David Tymm, managing director of i-movo, asks why mobile coupons have not taken off – yet.
Six years after the first mobile coupon campaigns appeared, there are 51 million mobile phones in the UK out of a population of 56 million. Everyday 81 million text messages are sent with 94 per cent of them being read. Text messaging is therefore the most-read media on offer.
With short production timescales, low set up costs and the ability to communicate with consumers at specific times of day when they are out-of-home, the mobile phone has become the narrowcast communication method of choice for advertisers who want to reach a precisely targeted market in a cost effective manner.
The mobile channel can even help measure the effectiveness of above-the-line campaigns. The often quoted Lord Leverhulmes’ observation is that he knew half his advertising budget was wasted, he just didn’t know which half. By putting a text response “call to action” in the advert, a light is pointed into this dark corner. Response rates indicate that consumers seem to like mobile marketing, with results ranging from 15 per cent to 80 per cent and over 70 per cent of consumers welcoming mobile campaigns. So, given the obvious benefits, why are major brands and retailers not using mobile to lure consumers back to the high street that, according to the doom-mongers of the business pages, will soon resemble the proverbial ghost town?
Familiarity breeds a degree of contempt. Initially, consumers overlooked the low value of text offers when they first appeared in favour of the novelty factor. A few years later, now that most consumers have participated in mobile campaigns, the value – perceived or actual -of a mobile coupon needs to be much higher in order to attract attention and drive response.
But with increased value comes increased risk. Offers may be over-redeemed if not tightly controlled and valuable consumer insight is lost unless redemption patterns are identified and understood. It is largely for this reason that the Orange Wednesday campaign is widely and justly admired. Orange phone customers can text to receive a “two for the price of one” coupon and use it on a Wednesday at any of over 250 cinemas nationwide. Each coupon is validated using dedicated terminals in the cinema when it is presented. Everybody wins. The consumer gets real value through participation, by saving the retail price of one cinema ticket, while the real-time redemption process ensures the offer is not over-redeemed at the expense of the cinema’s revenue. This same secure redemption process ensures Orange gets invaluable consumer data that can be used to drive traffic to mobile content and services relevant to the customer.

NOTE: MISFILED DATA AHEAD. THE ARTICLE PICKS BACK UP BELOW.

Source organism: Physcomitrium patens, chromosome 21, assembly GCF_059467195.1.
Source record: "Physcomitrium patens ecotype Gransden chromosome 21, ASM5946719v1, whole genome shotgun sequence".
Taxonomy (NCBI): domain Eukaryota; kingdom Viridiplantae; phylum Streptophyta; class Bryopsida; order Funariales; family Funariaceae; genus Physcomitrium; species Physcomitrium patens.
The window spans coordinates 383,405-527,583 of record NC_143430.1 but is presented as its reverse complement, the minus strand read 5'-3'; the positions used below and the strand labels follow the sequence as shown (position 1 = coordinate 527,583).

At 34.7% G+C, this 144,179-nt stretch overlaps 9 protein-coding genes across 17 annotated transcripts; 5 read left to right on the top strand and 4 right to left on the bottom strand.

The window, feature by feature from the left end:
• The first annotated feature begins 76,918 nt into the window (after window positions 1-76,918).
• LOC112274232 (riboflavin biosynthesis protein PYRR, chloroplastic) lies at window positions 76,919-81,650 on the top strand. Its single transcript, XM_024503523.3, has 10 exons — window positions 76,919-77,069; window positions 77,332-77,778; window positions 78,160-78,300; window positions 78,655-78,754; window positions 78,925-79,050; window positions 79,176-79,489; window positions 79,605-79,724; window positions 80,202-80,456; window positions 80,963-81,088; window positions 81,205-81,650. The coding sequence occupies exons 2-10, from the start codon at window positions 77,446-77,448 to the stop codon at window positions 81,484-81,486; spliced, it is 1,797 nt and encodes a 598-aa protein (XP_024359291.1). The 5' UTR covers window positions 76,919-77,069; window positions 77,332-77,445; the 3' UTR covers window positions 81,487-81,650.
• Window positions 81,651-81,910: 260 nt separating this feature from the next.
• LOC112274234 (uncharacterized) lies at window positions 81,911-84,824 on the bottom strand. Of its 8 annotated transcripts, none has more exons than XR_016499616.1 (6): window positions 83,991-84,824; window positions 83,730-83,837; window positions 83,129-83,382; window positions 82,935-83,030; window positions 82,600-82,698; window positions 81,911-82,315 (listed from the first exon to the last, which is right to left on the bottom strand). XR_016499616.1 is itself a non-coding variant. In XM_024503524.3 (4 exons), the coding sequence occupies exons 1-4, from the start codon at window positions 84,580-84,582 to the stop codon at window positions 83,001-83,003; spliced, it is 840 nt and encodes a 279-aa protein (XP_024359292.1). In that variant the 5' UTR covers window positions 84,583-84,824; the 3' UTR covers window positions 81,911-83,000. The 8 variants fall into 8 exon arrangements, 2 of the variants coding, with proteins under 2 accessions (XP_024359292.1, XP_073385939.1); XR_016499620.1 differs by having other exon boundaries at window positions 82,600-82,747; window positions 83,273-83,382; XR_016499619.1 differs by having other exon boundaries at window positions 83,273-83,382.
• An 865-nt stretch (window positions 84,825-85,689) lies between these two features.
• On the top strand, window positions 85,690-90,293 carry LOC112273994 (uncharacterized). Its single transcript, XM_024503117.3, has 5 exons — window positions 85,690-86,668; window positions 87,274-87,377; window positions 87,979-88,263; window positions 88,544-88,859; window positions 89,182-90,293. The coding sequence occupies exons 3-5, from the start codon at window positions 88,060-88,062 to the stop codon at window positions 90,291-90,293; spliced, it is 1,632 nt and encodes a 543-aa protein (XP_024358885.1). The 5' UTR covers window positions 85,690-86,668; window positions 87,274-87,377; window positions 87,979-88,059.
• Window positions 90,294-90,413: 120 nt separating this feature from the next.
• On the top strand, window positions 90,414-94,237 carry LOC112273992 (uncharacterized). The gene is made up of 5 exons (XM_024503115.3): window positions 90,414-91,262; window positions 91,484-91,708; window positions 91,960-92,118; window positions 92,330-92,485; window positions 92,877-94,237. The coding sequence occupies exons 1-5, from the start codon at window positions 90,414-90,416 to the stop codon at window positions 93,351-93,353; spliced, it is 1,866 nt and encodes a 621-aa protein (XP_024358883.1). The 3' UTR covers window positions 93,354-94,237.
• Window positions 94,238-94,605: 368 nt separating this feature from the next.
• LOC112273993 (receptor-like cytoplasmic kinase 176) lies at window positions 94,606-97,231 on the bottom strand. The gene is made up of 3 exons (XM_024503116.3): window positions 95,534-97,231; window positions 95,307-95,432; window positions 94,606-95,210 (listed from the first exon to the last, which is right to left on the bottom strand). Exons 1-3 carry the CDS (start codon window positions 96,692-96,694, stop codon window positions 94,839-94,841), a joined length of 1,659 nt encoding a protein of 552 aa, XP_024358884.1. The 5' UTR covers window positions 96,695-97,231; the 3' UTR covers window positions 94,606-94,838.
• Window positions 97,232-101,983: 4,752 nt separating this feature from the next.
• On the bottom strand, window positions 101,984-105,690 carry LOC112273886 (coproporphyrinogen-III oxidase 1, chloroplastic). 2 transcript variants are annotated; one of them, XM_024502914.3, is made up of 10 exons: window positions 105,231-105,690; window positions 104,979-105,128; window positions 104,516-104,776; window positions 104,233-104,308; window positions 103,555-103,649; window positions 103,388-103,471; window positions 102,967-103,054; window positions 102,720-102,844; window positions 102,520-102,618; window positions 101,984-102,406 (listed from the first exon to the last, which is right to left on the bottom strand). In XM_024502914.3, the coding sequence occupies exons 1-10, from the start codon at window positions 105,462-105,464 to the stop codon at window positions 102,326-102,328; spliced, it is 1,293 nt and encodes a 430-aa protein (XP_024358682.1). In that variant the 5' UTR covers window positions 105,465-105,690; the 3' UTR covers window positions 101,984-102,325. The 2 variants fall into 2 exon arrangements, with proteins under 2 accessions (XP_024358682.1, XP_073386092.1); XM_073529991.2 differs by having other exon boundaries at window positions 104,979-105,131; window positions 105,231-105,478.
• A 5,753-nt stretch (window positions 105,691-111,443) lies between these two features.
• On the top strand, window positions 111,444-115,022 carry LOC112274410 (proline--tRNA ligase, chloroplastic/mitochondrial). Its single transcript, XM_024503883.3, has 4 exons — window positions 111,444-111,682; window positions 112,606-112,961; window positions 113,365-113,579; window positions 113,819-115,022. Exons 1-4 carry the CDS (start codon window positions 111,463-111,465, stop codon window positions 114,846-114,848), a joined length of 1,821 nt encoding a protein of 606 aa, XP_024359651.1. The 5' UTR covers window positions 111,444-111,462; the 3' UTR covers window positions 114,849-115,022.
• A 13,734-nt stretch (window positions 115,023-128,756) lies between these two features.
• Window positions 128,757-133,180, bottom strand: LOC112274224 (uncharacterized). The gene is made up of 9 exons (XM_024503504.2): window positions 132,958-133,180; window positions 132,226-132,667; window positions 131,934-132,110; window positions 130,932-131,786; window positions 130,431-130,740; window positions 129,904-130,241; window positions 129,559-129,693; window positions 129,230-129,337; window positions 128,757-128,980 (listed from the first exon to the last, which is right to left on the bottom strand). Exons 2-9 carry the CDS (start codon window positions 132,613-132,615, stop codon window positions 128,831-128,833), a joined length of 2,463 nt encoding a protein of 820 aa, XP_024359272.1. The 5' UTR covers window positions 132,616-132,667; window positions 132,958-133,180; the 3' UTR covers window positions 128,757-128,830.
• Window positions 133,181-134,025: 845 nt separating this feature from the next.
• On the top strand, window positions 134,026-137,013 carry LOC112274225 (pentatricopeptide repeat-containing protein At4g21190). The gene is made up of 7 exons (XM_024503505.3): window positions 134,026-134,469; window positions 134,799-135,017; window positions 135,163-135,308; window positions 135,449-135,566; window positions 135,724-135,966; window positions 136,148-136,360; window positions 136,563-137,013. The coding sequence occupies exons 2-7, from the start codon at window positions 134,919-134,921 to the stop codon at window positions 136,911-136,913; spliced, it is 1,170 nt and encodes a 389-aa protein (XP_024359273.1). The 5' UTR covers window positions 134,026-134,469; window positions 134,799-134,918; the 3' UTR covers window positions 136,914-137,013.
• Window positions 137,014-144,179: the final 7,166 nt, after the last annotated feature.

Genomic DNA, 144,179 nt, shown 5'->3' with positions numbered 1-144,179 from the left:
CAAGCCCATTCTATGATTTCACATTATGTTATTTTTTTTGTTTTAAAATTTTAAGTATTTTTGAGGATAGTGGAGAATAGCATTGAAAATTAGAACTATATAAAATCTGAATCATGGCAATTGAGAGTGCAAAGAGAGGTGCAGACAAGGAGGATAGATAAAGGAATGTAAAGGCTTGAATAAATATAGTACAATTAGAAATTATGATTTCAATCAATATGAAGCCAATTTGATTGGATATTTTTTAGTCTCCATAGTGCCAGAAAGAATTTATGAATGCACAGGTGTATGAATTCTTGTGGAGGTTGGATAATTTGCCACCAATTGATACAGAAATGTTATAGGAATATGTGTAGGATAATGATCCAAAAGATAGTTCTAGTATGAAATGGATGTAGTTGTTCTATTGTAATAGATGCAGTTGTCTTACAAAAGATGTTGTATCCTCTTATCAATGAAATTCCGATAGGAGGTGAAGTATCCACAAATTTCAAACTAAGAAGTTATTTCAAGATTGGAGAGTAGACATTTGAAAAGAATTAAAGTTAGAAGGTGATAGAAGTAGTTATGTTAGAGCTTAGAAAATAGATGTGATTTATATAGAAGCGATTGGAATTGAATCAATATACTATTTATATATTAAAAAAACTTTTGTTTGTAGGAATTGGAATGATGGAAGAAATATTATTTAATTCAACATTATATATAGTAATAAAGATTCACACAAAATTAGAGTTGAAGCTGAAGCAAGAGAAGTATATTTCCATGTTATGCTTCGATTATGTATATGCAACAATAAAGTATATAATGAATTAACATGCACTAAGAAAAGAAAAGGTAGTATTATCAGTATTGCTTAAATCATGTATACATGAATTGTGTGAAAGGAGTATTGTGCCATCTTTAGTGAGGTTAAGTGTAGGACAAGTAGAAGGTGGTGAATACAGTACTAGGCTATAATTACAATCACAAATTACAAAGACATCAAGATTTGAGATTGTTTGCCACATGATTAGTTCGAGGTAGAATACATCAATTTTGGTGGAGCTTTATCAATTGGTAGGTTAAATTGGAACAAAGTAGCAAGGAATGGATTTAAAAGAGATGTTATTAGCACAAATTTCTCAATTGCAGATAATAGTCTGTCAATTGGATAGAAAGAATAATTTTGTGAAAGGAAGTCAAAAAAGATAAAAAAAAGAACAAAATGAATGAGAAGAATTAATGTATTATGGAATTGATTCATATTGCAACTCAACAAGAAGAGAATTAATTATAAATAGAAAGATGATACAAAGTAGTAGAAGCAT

Unfortunately, a commercial model does not yet exist to underwrite the Herculean task of installing dedicated redemption terminals the length and breadth of the UK and so this solution is unlikely to be adopted by retailers – high street or independent – where time-to-serve and space are both at a premium. If retailers want the benefits of increased footfall and greater customer intimacy demonstrated by Orange Wednesday, they clearly need a redemption solution that dovetails with their existing operations and processes.
Existing infrastructure holds the key for unlocking the potential of mobile coupons. For instance, credit and debit cards are long established with 8.3 billion card transactions taking place in the UK in 2004. The growth of payment terminals in confectioners, tobacconists and newsagents and convenience stores for Electronic Top Up of pre-paid mobile phones has extended this technology into virtually the whole of UK retail. Card payment networks are trusted, ubiquitous, and ideally suited to redemption of “promotion currency”. Similarly, broadband connected kiosks are beginning to be installed in leisure and hospitality venues across the UK to support multiple functions. Just recently, Felix Plc – owners of the ground-breaking sales promotion, “Everyone’s a Winner” – announced an agreement with Alliance & Leicester Building Society, to install 10,000 multi-function kiosks across the UK that will dispense cash, sell mobile top-ups and MP3 downloads and allow consumers to play “Everyone’s a Winner”.
Another option is Inspired Broadcast Networks’ “itbox” which has been a staple feature of pub chains such as JD Wetherspoons and Spirit. These devices offer an excellent opportunity for consumers to “self-redeem” coupons securely without involvement from serving staff.
It is existing technology infrastructure like this that offers retailers the opportunity to benefit from mobile coupons. The owners of these estates are keen to drive incremental revenue from their investments and retailers need footfall like never before. The last remaining barriers to widespread use of mobile coupons are coming down.